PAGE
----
Health & Fitness : National study ranks Dukes County second healthiest in Massachusetts
Dukes County is the second healthiest among 14 Massachusetts counties, according to a recent study by the University of Wisconsin Population Health Institute and the Robert Wood Johnson Foundation.
The top four healthiest counties in order of rank are Nantucket, Dukes, Middlesex, and Norfolk. Suffolk and Hampden are the least healthy.
The 2010 County Health Rankings is a collection of 50 reports about the overall health of counties in every state. The purpose of the study, according to its introduction, is to provide a means of comparison for counties in order to guide communities and the state to improve residents' health through programs and policies.
Researchers say they hope the study will "serve as both a call to action and a needed tool in this effort."
Counties were ranked according to their summary measures of health outcomes and health factors.
Health outcomes rankings are based on mortality, defined by the rate of premature death (before age 75), and morbidity, which includes measures such as low birth weight weights.
Health factors include behaviors such as tobacco and alcohol use, access to and quality of clinical care, social and economic factors, and physical environment.
"The County Health Rankings show us that where we live matters to our health," according to the report. "The health of a community depends on many different factors - ranging from individual health behaviors, education and jobs, to quality of health care, to the environment. This first-of-its-kind collection of 50 reports - one per state - helps community leaders see that where we live, learn, work, and play influences how healthy we are and how long we live. The Robert Wood Johnson Foundation is collaborating with the University of Wisconsin Population Health Institute to develop these Rankings for each state's counties. This model has been used to rank the health of counties in Wisconsin for the past six years."
Good health is not all about you and your genetic composition. "The health of a community depends on many different factors, including quality of health care, individual behavior, education and jobs, and the environment. We can improve a community's health through programs and policies. For example, people who live in communities with ample park and recreation space are more likely to exercise, which reduces heart disease risk. People who live in communities with smoke-free laws are less likely to smoke or to be exposed to second-hand smoke, which reduces lung cancer risk.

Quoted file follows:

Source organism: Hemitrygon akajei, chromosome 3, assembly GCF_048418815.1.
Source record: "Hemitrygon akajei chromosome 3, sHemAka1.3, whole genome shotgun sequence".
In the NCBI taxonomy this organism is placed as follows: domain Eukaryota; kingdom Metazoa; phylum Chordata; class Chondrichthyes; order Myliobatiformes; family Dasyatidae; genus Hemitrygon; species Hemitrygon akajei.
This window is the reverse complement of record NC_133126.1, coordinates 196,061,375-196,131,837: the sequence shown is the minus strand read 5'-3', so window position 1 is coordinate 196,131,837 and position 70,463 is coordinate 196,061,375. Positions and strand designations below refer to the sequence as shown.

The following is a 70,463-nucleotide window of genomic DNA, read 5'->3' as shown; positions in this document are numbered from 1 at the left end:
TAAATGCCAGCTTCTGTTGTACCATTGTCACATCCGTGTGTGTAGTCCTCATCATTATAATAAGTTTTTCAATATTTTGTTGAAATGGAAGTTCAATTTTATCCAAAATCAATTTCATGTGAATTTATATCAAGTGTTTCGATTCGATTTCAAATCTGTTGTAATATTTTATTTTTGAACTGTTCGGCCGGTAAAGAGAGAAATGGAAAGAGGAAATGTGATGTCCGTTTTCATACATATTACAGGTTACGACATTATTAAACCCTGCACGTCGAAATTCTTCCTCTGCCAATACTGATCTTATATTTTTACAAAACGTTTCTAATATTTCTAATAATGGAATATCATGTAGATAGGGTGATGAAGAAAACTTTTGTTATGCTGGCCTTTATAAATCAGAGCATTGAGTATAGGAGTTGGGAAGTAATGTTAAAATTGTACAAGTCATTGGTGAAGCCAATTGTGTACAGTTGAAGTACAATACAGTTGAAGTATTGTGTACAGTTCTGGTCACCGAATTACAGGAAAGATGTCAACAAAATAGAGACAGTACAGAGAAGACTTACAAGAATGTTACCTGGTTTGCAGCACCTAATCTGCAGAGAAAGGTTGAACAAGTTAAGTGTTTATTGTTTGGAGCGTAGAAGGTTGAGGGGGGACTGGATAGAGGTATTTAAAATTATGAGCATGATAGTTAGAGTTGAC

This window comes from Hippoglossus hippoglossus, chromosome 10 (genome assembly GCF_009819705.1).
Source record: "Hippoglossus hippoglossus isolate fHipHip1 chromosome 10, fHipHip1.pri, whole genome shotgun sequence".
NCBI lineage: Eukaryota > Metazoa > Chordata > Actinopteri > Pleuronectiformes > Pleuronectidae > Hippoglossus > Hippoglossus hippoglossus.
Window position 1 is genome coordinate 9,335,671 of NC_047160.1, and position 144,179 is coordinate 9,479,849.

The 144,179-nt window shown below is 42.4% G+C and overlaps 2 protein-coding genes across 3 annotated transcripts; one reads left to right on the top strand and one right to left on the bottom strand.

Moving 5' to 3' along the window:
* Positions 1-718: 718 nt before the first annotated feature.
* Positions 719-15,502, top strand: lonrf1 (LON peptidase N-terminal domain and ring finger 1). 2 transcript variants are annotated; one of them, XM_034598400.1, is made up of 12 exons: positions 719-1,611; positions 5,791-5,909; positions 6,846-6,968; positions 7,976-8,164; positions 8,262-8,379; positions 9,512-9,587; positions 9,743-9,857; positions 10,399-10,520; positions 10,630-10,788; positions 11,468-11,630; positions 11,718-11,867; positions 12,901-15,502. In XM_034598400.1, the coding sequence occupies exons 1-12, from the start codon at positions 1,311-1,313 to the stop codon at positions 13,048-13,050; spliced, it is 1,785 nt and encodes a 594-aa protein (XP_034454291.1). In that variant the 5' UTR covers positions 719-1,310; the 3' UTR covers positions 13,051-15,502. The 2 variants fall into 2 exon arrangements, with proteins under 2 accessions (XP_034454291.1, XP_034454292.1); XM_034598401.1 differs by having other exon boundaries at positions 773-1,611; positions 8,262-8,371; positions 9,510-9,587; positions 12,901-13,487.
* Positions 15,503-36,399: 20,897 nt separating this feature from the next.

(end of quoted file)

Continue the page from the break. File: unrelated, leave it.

"The problem is that there are big differences in health across communities, with some places being much healthier than others. And up to now, it has been hard to get a standard way to measure how healthy a county is and see where they can improve."
In 2010 County Health Rankings, "For the first time, counties can get a snapshot of how healthy their residents are by comparing their overall health and the factors that influence their health, with other counties in their state. This will allow them to see county-to-county where they are doing well and where they need to improve. Everyone has a stake in community health. We all need to work together to find solutions."
The rankings are based on a "model of population health improvement: In this model, health outcomes are measures that describe the current health status of a county. These health outcomes are influenced by a set of health factors. These health factors and their outcomes may also be affected by community-based programs and policies designed to alter their distribution in the community. Counties can improve health outcomes by addressing all health factors with effective, evidence-based programs and policies."
The rankings are built upon earlier research in Wisconsin, done in cooperation with staff from the Centers for Disease Control and Prevention and Dartmouth College, according to the report. "This report ranks Massachusetts counties according to their summary measures of health outcomes and health factors, as well as the components used to create each summary measure. The figure below depicts the structure of the Rankings model. Counties receive a rank for each population health component; those having high ranks (e.g., 1 or 2) are estimated to be the 'healthiest'
"Our summary health outcomes rankings are based on an equal weighting of mortality and morbidity measures. The summary health factors rankings are based on weighted scores of four types of factors: behavioral, clinical, social and economic, and environmental. The weights for the factors … are based upon a review of the literature and expert input, but represent just one way of combining these factors."
The entire report is available at countyhealthrankings.org.